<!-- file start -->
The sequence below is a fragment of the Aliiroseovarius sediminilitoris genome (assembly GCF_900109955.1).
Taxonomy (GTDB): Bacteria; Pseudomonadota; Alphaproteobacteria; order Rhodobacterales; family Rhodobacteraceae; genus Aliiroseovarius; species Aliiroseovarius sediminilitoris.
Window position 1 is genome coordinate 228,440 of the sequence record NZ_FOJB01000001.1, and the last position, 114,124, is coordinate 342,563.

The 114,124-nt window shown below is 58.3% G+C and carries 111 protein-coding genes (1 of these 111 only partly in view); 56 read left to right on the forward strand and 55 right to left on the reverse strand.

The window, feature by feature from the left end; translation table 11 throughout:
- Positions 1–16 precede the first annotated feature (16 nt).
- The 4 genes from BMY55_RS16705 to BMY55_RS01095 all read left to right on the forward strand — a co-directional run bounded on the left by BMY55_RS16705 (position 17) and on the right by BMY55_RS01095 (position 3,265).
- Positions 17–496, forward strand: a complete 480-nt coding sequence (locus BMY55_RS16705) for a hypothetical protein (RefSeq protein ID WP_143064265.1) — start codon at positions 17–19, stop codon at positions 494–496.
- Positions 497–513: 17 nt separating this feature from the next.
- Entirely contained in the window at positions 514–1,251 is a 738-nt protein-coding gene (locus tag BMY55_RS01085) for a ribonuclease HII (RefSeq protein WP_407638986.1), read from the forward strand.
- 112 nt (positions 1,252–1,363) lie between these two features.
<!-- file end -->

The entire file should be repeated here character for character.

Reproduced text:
The sequence below is a fragment of the Aliiroseovarius sediminilitoris genome (assembly GCF_900109955.1).
Taxonomy (GTDB): Bacteria; Pseudomonadota; Alphaproteobacteria; order Rhodobacterales; family Rhodobacteraceae; genus Aliiroseovarius; species Aliiroseovarius sediminilitoris.
Window position 1 is genome coordinate 228,440 of the sequence record NZ_FOJB01000001.1, and the last position, 114,124, is coordinate 342,563.

The 114,124-nt window shown below is 58.3% G+C and carries 111 protein-coding genes (1 of these 111 only partly in view); 56 read left to right on the forward strand and 55 right to left on the reverse strand.

The window, feature by feature from the left end; translation table 11 throughout:
- Positions 1–16 precede the first annotated feature (16 nt).
- The 4 genes from BMY55_RS16705 to BMY55_RS01095 all read left to right on the forward strand — a co-directional run bounded on the left by BMY55_RS16705 (position 17) and on the right by BMY55_RS01095 (position 3,265).
- Positions 17–496, forward strand: a complete 480-nt coding sequence (locus BMY55_RS16705) for a hypothetical protein (RefSeq protein ID WP_143064265.1) — start codon at positions 17–19, stop codon at positions 494–496.
- Positions 497–513: 17 nt separating this feature from the next.
- Entirely contained in the window at positions 514–1,251 is a 738-nt protein-coding gene (locus tag BMY55_RS01085) for a ribonuclease HII (RefSeq protein WP_407638986.1), read from the forward strand.
- 112 nt (positions 1,252–1,363) lie between these two features.